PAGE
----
I Almost Trashed Our Friendship

In trying to "teach a friend a lesson," Ted learned an even bigger one.
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Ican't believe he thinks he's better than me! I thought as I glared across a crowded school hallway at my so-called friend Daniel.

Daniel and I used to hang out all the time, along with a few other guys, but lately it seemed like he wouldn't give us the time of day—like he was too cool for us. I couldn't understand the change, and I didn't bother asking for an explanation. Instead, I gave him a taste of his own medicine.

"Whaddaya say we teach Daniel a lesson?" I asked my buddies over lunch. "Let's freeze him out."

Once we started giving Daniel the cold shoulder, the "Ignore Daniel Campaign" caught on. Before long, it seemed like almost everybody was ignoring him. He looked so down—especially at lunchtime when he sat alone in the cafeteria with his head hung low, staring miserably at his French fries. Occasionally he nodded and said "hey" when someone passed his table, but all he got in return were mean looks and silence.

At first I was glad my plan had worked, but as I looked at Daniel's sad eyes, my conscience started gnawing at me. I wanted him to know what it felt like to be blown off, but I hadn't thought about how badly my "lesson" would hurt him.

During one lunch period, I watched as Daniel repeatedly glanced at his watch, apparently counting the agonizing minutes until he could leave the cafeteria. I suddenly felt sick to my stomach, knowing I was the one who'd started the whole thing.

Regardless of whether or not I felt like Daniel had shunned me, I shouldn't have been so mean. I knew I should try to be like Jesus and love unconditionally, but I wasn't doing that. I wasn't living God's Word. Instead of treating Daniel the way Jesus would, I let my bruised ego get the best of me.

When the bell finally rang and Daniel got up, I followed him into the hallway.

"Hey, man!" I called out. "I'm sorry."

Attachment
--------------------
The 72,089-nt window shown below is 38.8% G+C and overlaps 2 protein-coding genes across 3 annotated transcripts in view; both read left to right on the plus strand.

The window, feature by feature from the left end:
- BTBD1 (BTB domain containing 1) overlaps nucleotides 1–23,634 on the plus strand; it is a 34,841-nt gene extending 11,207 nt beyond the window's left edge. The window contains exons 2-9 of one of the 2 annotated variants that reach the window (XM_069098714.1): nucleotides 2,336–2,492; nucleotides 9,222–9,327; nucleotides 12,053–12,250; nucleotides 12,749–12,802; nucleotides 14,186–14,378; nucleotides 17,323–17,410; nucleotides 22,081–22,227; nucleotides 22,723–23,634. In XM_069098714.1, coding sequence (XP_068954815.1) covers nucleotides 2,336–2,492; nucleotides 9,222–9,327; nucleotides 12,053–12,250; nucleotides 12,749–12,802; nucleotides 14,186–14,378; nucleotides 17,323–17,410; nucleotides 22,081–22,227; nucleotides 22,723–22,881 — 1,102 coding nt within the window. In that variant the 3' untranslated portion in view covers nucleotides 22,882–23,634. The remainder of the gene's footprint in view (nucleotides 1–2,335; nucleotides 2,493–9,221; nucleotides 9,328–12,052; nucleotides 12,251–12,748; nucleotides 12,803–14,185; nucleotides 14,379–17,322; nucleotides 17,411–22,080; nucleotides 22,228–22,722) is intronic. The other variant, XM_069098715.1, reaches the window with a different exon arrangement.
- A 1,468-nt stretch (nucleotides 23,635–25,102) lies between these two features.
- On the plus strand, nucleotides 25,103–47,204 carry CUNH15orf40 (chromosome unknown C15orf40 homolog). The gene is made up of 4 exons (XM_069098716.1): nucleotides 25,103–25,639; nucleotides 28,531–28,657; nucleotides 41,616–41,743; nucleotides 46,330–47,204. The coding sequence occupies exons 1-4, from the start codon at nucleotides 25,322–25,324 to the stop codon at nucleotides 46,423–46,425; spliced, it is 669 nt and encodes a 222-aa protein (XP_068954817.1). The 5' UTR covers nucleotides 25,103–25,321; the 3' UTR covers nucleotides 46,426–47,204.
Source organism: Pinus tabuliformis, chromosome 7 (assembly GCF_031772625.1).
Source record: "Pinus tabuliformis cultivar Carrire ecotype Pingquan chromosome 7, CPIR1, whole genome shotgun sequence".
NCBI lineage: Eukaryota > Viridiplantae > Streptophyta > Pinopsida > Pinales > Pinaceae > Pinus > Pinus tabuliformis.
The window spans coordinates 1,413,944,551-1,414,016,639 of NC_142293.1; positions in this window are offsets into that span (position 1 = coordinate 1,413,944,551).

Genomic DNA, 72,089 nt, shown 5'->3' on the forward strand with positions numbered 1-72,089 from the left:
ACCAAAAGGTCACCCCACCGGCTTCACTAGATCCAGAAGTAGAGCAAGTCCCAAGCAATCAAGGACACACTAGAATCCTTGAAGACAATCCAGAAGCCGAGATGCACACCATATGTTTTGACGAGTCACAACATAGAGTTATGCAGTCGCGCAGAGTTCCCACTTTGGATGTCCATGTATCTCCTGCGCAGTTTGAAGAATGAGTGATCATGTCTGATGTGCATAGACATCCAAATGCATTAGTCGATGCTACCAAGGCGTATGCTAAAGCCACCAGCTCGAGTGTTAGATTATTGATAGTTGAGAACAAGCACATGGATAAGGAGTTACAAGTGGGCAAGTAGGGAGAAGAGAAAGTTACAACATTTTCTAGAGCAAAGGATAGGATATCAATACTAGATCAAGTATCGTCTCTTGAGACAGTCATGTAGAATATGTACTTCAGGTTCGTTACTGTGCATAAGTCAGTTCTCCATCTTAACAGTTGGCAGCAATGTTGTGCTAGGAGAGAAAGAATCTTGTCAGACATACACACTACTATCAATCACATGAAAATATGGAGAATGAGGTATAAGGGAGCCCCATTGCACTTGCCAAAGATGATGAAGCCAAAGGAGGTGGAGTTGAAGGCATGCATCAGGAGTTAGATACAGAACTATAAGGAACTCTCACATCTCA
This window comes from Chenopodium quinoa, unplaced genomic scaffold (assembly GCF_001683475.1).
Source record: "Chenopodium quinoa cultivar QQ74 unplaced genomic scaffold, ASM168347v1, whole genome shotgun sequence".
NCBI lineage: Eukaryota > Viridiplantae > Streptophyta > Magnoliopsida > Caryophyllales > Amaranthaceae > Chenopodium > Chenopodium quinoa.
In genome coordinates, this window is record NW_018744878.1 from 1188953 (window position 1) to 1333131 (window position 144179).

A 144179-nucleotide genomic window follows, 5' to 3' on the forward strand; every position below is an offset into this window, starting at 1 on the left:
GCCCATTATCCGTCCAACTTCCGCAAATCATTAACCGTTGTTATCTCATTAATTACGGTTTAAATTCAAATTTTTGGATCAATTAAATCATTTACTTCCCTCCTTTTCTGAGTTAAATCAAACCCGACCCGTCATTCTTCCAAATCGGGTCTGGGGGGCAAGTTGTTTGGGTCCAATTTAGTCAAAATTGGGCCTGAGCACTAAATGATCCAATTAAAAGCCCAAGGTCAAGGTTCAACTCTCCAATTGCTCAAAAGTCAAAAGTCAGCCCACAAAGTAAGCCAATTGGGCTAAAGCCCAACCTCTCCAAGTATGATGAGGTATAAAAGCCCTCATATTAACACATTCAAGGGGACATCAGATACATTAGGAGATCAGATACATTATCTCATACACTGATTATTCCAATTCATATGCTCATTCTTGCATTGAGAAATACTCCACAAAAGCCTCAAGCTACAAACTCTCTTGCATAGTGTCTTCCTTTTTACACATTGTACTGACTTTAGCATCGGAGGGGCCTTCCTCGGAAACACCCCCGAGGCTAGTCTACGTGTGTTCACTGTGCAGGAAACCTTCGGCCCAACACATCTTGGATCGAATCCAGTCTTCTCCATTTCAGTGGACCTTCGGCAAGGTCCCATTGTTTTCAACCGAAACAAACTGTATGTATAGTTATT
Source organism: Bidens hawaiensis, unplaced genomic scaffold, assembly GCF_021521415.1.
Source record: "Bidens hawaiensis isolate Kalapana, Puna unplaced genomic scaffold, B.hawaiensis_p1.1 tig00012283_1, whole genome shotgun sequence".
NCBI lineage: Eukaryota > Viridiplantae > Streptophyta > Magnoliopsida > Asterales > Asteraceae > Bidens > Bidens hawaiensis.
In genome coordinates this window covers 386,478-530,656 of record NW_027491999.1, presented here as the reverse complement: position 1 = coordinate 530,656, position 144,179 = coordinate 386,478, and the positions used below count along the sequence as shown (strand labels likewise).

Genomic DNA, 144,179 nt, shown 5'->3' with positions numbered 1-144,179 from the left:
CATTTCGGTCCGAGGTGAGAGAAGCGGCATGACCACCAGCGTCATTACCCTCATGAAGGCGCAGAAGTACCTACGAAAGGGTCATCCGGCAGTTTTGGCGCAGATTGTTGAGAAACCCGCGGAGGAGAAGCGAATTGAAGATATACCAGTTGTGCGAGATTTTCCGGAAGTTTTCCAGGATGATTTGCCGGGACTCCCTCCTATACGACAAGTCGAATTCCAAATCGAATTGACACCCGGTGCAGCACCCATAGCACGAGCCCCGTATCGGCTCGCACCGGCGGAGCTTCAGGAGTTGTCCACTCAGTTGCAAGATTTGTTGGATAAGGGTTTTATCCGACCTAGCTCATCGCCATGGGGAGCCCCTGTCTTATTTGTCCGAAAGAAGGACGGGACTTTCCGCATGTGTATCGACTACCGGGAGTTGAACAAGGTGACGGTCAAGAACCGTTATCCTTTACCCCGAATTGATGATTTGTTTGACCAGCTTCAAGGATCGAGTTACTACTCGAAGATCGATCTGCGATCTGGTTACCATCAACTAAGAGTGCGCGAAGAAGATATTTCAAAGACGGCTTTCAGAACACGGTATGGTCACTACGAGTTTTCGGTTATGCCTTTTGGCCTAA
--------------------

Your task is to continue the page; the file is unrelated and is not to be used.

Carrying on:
Daniel turned around slowly, clearly wanting to avoid eye contact.

"Oh, so you're talking to me now?" he asked, the anger showing in his voice.

I apologized again and admitted I had started the "Ignore Daniel Campaign" out of spite.

"I was upset that you've been pulling away from me and the other guys," I said.

"What?" he nearly shouted. "I've left you alone because I thought that's what you wanted."

"Why would I want that?" I asked, completely puzzled.

"Lately I've felt sorta immature compared to you," Daniel said. "So I assumed that you wouldn't wanna hang out with me anymore."

Apparently, we both had been reading each other wrong.

At first Daniel couldn't accept my apology. He needed time to get over all the hurt I'd caused him. But eventually, he did forgive me. We even started hanging out together again. It makes me sad to think I damaged our friendship. But thanks to Daniel's willingness to forgive, it wasn't destroyed.

These days, I'm careful not to jump to conclusions or make false assumptions about people. And regardless of how wronged I feel by someone's words or actions, I try to show kindness and compassion. God wants me to love others, which can be hard sometimes—especially when I'm angry or annoyed. So whenever I'm struggling to be kind and caring to someone, I think about how Jesus sees them. It's just easier to be a good friend—and a good person—when I look at others through God's loving eyes.

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